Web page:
#3. Help your doctor help you. Most diagnoses can be made by the story—the history of your illness—alone. Yet, one of the most frequent complaints patients have is that their doctors don’t listen to them. No doubt, there are limitations and pressures on the doctor’s time, but neglecting to listen to you will result in misdiagnoses. You can help make sure your doctor listens to you by telling agood story. Rehearse it in advance and make sure you tell a concise version. Begin at the beginning and proceed chronologically. Provide context, such as how it affected your life. Use your own voice instead of what you think is medical jargon. Write down key details so you don’t forget, and practice the delivery. Knowing how to convey your story effectively is a key part to helping your doctor help you get to the right diagnosis.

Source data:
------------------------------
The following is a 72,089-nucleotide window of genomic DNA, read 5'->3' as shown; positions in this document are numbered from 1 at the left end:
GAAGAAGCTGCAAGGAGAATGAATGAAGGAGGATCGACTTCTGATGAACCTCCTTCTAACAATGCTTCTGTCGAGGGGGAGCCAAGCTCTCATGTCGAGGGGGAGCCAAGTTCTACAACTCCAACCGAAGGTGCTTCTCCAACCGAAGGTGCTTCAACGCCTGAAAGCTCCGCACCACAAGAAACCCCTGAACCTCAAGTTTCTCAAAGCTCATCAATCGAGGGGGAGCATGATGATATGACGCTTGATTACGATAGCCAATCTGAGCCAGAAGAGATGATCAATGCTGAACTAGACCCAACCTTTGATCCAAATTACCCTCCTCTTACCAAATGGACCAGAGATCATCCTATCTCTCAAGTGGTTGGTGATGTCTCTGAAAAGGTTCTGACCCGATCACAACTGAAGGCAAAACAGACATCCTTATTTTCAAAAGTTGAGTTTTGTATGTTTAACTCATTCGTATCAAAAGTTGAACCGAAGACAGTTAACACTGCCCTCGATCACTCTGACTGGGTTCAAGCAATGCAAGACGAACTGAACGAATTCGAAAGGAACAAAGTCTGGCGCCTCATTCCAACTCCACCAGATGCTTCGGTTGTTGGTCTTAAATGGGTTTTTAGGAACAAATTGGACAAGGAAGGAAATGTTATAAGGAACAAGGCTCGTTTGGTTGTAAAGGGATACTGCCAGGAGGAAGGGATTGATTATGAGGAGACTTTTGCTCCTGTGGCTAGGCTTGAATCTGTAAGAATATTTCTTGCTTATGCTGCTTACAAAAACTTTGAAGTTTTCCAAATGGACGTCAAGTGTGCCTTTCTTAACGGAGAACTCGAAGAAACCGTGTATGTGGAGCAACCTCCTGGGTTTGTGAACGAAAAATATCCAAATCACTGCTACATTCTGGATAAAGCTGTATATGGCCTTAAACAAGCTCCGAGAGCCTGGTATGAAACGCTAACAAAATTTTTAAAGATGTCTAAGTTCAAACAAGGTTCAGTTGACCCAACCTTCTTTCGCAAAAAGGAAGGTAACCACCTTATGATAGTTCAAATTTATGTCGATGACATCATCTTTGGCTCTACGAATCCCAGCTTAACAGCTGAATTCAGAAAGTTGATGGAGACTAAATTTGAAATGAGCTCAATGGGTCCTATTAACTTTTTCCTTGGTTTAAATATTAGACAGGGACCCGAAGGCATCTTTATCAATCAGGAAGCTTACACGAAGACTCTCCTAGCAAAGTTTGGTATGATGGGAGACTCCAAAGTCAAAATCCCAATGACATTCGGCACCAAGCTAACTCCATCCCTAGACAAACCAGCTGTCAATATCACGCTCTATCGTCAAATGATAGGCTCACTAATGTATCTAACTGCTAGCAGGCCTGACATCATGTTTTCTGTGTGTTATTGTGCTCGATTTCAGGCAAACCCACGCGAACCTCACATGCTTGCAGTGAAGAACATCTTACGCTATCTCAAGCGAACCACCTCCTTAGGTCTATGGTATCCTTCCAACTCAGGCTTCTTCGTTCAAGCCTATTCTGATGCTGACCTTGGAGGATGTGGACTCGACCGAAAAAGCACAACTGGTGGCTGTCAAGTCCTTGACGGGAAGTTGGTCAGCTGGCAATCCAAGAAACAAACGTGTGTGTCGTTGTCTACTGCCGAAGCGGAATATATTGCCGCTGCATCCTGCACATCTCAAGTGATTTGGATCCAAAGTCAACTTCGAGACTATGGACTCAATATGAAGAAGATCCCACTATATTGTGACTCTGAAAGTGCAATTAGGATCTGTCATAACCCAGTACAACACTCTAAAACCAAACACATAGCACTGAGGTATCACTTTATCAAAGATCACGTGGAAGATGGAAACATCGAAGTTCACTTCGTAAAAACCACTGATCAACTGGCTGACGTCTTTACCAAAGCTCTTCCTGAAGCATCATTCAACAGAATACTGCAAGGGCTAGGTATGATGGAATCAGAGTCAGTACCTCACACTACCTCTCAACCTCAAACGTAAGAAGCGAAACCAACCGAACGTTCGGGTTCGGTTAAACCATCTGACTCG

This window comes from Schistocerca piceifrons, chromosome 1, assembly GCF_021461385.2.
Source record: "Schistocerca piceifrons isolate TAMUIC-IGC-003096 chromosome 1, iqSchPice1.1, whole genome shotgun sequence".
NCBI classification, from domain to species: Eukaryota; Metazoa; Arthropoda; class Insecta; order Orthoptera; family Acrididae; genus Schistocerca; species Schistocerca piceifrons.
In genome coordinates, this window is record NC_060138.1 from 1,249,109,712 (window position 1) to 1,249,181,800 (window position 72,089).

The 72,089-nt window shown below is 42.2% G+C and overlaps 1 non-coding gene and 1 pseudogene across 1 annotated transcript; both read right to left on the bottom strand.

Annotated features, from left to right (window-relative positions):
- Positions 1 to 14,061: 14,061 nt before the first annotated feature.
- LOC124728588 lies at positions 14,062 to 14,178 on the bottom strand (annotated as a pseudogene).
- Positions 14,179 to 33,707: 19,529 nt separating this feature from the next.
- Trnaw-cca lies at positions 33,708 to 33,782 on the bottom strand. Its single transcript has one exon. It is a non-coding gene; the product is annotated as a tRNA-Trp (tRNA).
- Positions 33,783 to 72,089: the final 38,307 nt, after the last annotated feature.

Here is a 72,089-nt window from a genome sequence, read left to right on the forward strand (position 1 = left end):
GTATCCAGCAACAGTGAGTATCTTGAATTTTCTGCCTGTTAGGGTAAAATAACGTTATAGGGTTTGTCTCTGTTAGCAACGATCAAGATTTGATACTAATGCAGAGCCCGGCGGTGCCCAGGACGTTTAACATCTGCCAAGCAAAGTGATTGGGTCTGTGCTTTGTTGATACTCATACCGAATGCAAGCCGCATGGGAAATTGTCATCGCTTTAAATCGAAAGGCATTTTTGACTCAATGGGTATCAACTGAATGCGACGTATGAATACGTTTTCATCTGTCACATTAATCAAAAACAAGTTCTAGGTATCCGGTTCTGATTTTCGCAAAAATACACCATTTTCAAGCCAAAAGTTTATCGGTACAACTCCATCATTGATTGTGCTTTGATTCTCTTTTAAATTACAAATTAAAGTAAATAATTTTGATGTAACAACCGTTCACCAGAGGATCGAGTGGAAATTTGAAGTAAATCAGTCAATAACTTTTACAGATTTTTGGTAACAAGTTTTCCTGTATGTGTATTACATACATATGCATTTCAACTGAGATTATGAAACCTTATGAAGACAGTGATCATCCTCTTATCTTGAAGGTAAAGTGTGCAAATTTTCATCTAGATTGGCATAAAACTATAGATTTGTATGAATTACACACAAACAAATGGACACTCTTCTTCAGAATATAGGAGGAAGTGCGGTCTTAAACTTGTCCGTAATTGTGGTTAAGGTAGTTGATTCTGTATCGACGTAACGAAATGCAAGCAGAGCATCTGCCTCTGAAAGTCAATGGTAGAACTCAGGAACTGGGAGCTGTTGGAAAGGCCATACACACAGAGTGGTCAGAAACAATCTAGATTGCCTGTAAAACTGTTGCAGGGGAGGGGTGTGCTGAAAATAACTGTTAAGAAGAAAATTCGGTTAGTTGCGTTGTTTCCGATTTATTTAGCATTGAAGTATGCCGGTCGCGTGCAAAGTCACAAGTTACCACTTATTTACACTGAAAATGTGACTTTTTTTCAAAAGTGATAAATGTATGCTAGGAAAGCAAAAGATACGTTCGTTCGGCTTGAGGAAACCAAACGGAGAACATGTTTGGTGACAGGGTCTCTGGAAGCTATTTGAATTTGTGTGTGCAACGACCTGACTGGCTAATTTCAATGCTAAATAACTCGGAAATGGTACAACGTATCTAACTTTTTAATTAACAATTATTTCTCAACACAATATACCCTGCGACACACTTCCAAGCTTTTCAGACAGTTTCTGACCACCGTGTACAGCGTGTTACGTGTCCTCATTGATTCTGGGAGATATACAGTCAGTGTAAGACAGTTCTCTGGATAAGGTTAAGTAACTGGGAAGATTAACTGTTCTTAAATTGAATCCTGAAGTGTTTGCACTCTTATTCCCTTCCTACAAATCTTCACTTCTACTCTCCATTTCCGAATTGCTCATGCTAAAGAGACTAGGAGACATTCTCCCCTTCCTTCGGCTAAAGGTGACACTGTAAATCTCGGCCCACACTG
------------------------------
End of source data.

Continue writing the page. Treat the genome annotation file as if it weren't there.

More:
#4. Make sure you understand every test that is ordered. Every test should be done for a specific reason. Study after study shows that there is no role for the “screening” test: doing “basic labs” or a “screening CT” is like fingerprinting the entire city to search for a suspect, because it’s ineffective and likely to end up with confusing results. Not to mention that every test, even the basic blood draw, has potential harms (a CT has many more potential harms, including increasing your lifetime risk of cancer). If your doctor asks for lab work to be done, ask what blood work is requested and why. If your doctor asks for a CT scan, x-ray, MRI, etc, ask what it is looking for. How is the test going to change your management? Is it necessary? What are the possible harms? What are the alternatives? These are the same questions you would ask if you were deciding whether to treat and how to treat your illness, and making the diagnosis should be no different.